MR. CHIEF JUSTICE BURGER delivered the opinion of the Court.
In 1973, North Carolina enacted a statute which required, inter alia, all closed containers of apples sold, offered for sale, or shipped into the State to bear "no grade other than the applicable U. S. grade or standard." N. C. Gen. Stat. § 106-189.1 (1973). In an action brought by the Washington State Apple Advertising Commission, a three-judge Federal District Court invalidated the statute insofar as it prohibited the display of Washington State apple grades on the ground that it unconstitutionally discriminated against interstate commerce.
Washington State is the Nation's largest producer of apples, its crops accounting for approximately 30% of all apples grown domestically and nearly half of all apples shipped in closed containers in interstate commerce. As might be expected, the production and sale of apples on this scale is a multimillion dollar enterprise which plays a significant role in Washington's economy. Because of the importance of the apple industry to the State, its legislature has undertaken to protect and enhance the reputation of Washington apples by establishing a stringent, mandatory inspection program, administered by the State's Department of Agriculture, which requires all apples shipped in interstate commerce to be tested under strict quality standards and graded accordingly. In all cases, the Washington State grades, which have gained substantial acceptance in the trade, are the equivalent of, or superior to, the comparable grades and standards adopted by the United States Department of Agriculture (USDA). Compliance with the Washington inspection scheme costs the State's growers approximately $1 million each year.
In addition to the inspection program, the state legislature has sought to enhance the market for Washington apples through the creation of a state agency, the Washington State Apple Advertising Commission, charged with the statutory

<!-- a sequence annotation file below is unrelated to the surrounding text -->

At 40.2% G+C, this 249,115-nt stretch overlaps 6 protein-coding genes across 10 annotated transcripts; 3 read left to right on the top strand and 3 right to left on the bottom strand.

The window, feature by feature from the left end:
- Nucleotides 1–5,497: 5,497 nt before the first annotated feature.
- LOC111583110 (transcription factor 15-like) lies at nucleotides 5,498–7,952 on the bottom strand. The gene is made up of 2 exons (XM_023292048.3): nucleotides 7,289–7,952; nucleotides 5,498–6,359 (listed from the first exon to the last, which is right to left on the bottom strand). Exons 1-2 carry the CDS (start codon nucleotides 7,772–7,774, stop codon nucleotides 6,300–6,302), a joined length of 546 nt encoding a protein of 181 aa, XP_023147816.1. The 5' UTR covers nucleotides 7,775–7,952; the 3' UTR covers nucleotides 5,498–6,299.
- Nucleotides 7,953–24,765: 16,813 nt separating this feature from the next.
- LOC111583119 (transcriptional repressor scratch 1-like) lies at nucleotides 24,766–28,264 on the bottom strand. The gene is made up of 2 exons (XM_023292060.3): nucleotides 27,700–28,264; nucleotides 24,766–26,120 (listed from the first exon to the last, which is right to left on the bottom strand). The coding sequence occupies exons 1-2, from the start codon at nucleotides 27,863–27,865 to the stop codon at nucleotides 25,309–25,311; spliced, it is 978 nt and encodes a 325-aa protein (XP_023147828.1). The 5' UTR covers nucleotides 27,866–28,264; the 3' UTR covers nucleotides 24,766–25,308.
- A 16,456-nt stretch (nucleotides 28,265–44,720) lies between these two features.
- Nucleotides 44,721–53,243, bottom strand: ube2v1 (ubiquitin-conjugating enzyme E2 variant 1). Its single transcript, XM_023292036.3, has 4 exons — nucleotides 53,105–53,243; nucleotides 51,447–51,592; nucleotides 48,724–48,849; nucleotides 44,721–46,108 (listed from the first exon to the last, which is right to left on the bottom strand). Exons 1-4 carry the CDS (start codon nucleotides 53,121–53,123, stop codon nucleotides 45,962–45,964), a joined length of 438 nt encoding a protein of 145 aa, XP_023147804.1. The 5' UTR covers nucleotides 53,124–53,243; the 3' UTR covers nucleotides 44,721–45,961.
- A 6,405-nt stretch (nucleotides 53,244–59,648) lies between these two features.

In 1972, the North Carolina Board of Agriculture adopted an administrative regulation, unique in the 50 States, which in effect required all closed containers of apples shipped into or sold in the State to display either the applicable USDA grade or a notice indicating no classification. State grades were expressly prohibited.
With these problems confronting the industry, the Washington State Apple Advertising Commission petitioned the North Carolina Board of Agriculture to amend its regulation to permit the display of state grades. An administrative hearing was held on the question but no relief was granted.
Nonetheless, the Commission once again requested an exemption which would have permitted the Washington apple growers to display both the United States and the Washington State grades on their shipments to North Carolina. This request, too, was denied.
Unsuccessful in its attempts to secure administrative relief, the Commission
After a hearing, the District Court granted the requested relief. 408 F.Supp. 857 (1976). At the outset, it held that the Commission had standing to challenge the statute both in its own right and on behalf of the Washington State growers and dealers, and that the $10,000 amount-in-controversy